This is not the major consideration in wind performance but is used here to set the wind electricity production for a year, and the related production required from wind-balancing fossil fuel plants. If the production is known, enter the wind capacity and change the capacity factor to arrive at the correct wind production. To use the Calculator you must know two of these three factors. Even knowing production only is not sufficient because it is necessary to calculate the associated fossil fuel wind-balancing production, which is the wind production at 100% capacity minus the actual wind production. This is illustrated here at slide 6.
The Calculator makes no assumption about wind penetration, measured as a per cent of wind production to total electricity generation, except as it shows the results of increasing wind production. The effects of wind are the same at all levels. At low wind penetrations (~<2%) this might not be “noticeable” and normal system reserves may be used for wind balancing if this does not increase risk to system reliability. Because of grid topology, local conditions of higher wind penetrations can occur, and a system-wide view may not be relevant.
Baseline for Comparisons
The Calculator allows for the fossil fuel plant configurations to be set for the case of no wind in the electricity system. If coal plants are used, and gas plants employed for wind balancing, then a separate consideration is the case of CCGT plants alone to providing the same amount of electricity production as the wind/gas plant combination. This illustrates the point that wind is not necessarily displacing coal production, but is in fact replacing the wind-balancing production.
Improvements in Gas Plants and Approaches
Approaches improving the ability of gas plants, using turbine and reciprocating engines, to act in the wind-mirroring role are known.
One is to employ a greater number of smaller, natural gas fuelled reciprocating engine-generator sets working together to better match the wind ramping profile. This may not prove as feasible as the theory suggests. Further comments on this approach can be seen here.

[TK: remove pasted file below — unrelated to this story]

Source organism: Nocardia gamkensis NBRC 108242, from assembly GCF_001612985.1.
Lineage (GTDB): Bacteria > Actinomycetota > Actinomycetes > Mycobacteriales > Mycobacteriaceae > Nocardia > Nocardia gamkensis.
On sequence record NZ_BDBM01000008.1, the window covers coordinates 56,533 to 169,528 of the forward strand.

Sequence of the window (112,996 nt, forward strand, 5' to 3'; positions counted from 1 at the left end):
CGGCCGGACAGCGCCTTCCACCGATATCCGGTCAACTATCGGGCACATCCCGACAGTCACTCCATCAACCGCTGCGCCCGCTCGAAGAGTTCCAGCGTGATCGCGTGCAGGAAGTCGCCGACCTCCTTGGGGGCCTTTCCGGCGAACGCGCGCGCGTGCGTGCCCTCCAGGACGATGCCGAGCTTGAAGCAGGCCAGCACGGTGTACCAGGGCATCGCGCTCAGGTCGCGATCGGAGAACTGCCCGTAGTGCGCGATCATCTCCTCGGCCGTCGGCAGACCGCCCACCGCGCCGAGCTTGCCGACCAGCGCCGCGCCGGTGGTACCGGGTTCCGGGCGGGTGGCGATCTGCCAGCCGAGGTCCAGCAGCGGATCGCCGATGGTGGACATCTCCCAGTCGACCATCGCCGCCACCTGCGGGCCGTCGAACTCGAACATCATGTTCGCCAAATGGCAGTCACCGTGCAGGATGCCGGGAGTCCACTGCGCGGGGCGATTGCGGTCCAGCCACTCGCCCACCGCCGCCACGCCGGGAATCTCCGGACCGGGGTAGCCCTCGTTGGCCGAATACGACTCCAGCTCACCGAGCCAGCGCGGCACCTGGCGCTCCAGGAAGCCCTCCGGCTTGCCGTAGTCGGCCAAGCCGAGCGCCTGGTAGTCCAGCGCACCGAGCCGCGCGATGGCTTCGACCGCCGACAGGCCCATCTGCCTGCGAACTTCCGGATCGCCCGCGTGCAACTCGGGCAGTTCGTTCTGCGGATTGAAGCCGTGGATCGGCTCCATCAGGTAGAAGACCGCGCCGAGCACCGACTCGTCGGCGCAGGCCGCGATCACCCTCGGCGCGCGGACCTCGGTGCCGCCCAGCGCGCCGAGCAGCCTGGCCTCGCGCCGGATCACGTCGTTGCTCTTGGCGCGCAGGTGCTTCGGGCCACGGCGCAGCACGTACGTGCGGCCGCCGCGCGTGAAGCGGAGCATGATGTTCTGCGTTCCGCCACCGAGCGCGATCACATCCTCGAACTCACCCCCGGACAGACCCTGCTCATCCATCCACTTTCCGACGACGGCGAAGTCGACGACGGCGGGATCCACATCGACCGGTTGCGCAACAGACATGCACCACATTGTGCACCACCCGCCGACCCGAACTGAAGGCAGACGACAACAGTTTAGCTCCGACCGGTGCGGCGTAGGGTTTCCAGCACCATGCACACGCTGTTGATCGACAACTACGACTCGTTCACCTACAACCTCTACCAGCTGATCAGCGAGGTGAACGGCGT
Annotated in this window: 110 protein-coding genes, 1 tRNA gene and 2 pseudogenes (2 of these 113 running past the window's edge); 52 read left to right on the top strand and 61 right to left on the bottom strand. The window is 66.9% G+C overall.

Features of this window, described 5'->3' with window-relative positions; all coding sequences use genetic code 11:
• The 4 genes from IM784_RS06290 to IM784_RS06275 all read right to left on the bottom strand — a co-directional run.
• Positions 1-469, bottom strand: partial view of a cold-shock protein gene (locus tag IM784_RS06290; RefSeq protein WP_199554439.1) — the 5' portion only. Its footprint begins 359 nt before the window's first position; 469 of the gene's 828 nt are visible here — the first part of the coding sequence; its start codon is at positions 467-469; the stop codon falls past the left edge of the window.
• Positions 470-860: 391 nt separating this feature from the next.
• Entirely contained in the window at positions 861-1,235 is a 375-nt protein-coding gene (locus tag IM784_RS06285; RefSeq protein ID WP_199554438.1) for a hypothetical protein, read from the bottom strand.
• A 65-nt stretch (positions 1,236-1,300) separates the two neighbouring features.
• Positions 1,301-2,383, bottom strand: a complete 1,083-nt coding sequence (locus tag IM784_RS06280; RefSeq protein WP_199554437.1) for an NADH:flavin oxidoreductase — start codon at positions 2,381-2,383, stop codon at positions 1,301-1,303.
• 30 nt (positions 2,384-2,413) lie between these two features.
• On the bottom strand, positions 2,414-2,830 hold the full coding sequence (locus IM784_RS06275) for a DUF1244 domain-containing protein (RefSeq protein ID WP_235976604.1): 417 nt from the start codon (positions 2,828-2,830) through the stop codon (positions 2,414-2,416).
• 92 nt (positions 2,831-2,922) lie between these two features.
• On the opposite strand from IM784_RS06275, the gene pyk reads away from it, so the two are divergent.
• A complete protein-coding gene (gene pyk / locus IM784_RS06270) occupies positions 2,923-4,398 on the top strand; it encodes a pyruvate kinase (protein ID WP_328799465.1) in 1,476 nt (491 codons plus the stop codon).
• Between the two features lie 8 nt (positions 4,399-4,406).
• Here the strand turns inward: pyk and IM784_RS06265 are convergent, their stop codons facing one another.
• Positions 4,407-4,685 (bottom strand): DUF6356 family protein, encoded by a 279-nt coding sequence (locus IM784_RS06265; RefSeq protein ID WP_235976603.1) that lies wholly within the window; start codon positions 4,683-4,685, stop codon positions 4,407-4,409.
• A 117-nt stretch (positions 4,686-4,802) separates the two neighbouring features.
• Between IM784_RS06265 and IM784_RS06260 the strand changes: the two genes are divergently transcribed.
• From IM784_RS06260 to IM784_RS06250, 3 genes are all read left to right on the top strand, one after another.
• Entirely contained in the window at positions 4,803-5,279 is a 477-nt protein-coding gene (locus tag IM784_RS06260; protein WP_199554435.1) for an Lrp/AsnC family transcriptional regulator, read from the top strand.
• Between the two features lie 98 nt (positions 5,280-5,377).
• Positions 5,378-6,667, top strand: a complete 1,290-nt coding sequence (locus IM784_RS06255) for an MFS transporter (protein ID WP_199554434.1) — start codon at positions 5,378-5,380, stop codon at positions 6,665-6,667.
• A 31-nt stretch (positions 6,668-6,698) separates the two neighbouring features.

Improvements to CCGT plants are available, with such characteristics as faster start-up times (a factor in overall efficiency) and auxiliary boilers for Heat Recovery Steam Generators (HRSG), which would facilitate increased cycling. Many of these features improve CCGT plant ability to be used more flexibly in its normal role within an electricity system – and likely only incidentally and peripherally to support wind integration.
So, the main questions remain: (1) the ability of such measures to effectively address wind’s volatility, (2) the operational considerations impacting feasibility, and (3) the full economics of such approaches to mitigating wind’s volatility. A gas plant professional consulted on this suggested that better solutions likely can be found on an electricity system basis than on a plant technology basis. For example the use of gas plants alone to facilitate the replacement of coal as a better solution than adding the unnecessarily expensive and complicating factor of wind plants.
I would like to thank those who have taken a close look at the Calculator. As a result, a few errors have been found and good suggestions been made for improvement. There are no fundamental changes. I expect this process to continue.
The Calculator should be viewed as a step in the process of better understanding the impact of adding utility-scale wind plants to an electricity system. It can be used to quickly counter claims made by wind proponents. Such counter-claims can be supported by a series of questions as to how the many factors discussed here have been taken into account in their analysis. Odds are that they will find the questions difficult to answer convincingly. Simple references to studies supporting their views are not answers as they are unlikely to take these factors into account.